Short Positions In US Stocks Drop Dramatically

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Short Positions In US Stocks Drop Dramatically

Investors using short positions in the US stock market have seen them fall below their lowest point in over a decade. Short-sellers are left recovering from large losses from the jump in tech share prices. This year’s rally is record-breaking and means big losses for investors looking to make money from falling share prices.

Lowest Figures Since 2004

Goldman Sachs reported that at the beginning of this month, a proportion of the market capitalisation for the median stock dropped to 1.8% in the S&P 500 index short interest. This is the lowest number since the bank started recording this data in 2004.

This figure compares the beginning of the year where short interest was 2%. Over the last 15 years, it has been an average of 2.4%.

This year’s highest performing sectors were health and tech stocks. For these, short positions in relation to market value are now near to the lowest level for the period.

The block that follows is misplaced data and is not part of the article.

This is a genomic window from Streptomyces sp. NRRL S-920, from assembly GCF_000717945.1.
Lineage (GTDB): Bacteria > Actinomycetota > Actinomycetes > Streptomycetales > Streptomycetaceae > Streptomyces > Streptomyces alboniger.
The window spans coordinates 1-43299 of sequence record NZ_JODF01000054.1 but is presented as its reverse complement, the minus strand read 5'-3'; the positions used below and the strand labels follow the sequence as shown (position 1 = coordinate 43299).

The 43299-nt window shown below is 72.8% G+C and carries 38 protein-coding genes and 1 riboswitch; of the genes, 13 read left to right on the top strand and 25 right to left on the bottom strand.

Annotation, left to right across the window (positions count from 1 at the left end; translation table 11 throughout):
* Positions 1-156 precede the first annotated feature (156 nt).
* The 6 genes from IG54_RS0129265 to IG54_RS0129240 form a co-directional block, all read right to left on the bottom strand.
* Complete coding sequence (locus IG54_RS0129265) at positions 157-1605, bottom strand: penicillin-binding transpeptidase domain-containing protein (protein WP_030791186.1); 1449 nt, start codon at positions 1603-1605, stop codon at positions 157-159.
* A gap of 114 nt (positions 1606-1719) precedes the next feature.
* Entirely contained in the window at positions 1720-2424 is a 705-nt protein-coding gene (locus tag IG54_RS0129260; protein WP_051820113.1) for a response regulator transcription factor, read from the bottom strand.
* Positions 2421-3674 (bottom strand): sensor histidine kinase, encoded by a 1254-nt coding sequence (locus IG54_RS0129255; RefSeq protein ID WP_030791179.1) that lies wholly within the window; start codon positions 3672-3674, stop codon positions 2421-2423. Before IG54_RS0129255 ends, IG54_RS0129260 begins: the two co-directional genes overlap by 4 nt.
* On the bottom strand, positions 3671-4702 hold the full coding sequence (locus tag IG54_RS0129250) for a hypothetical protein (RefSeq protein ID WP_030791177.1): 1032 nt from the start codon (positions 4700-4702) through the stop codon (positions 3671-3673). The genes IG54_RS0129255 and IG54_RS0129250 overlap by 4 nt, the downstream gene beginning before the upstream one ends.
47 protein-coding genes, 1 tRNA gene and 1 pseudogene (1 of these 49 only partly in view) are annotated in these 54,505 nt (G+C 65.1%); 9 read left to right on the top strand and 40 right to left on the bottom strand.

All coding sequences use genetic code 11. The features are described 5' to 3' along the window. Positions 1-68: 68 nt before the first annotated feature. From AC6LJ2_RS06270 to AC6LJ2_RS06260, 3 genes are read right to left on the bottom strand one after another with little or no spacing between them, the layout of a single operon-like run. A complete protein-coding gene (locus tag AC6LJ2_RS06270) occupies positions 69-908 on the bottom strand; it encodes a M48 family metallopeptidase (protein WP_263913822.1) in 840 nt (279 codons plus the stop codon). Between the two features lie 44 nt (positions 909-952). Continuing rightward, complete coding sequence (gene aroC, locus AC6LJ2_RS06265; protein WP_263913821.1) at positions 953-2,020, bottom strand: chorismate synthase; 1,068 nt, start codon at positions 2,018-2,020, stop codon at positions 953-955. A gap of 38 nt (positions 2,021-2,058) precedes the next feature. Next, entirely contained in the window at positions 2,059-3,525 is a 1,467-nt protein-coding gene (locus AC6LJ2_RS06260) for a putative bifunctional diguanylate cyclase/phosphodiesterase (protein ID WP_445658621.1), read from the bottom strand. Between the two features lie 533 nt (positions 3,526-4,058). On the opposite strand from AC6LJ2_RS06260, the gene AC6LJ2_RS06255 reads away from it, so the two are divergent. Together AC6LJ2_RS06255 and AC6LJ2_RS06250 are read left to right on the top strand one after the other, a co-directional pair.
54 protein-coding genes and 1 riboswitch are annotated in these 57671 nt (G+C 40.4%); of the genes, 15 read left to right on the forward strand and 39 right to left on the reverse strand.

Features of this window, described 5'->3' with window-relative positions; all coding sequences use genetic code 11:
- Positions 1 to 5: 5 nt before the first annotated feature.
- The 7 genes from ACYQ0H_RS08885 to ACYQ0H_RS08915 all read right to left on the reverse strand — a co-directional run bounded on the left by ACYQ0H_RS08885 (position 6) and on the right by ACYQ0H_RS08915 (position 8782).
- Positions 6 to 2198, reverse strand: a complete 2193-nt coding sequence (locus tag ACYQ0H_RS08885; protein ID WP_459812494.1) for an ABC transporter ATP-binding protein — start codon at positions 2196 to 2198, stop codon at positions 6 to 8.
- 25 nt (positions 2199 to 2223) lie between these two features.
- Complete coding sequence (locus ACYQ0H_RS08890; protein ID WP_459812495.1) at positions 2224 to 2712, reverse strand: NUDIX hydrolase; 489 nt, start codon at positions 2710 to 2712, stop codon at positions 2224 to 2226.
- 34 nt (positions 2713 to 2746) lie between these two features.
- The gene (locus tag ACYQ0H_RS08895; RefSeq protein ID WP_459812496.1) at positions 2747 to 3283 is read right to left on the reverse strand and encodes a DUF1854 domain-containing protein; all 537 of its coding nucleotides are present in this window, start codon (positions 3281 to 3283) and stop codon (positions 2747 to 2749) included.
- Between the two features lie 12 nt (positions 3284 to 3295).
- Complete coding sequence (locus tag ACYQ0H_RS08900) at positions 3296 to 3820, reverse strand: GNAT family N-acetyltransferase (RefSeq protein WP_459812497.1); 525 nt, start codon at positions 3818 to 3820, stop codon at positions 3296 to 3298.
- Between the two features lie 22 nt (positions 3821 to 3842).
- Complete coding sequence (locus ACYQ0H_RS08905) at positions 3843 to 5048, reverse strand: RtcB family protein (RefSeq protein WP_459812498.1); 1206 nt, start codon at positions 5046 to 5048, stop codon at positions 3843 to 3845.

Brief Profit

The US stock market took a hit earlier in 2020 due to the coronavirus pandemic, which caused chaos around the world.

Between February and March, the short positions gathered paper gains of $375 billion. Since then, the stock market has bounced back, as the worth of the S&P 500 has increased by over 50%.

This has taken it to a new high in mid-August. Since the March lows, losses on short positions come in at $383.5 billion now.

Those stocks that have the largest amount of short interest have done better than the stocks with the least. This has increased the setback for short-sellers.

Bets against 3 of the top 5 largest companies in the S&P, Apple, Amazon and Facebook, are among the poorest performing for short-sellers. Those investors who have bet against Amazon have seen paper losses of $4.6 billion, as the stock has moved by 51% since February. Those betting on a drop in Facebook shares are down by $1.6 billion.

Sam Pierson, director of securities finance for IHS Markit, has stated:

Similar results may be expected for the small-cap universe… but observing the same in the large-cap space is striking. The rally has been a challenging time for directional short selling.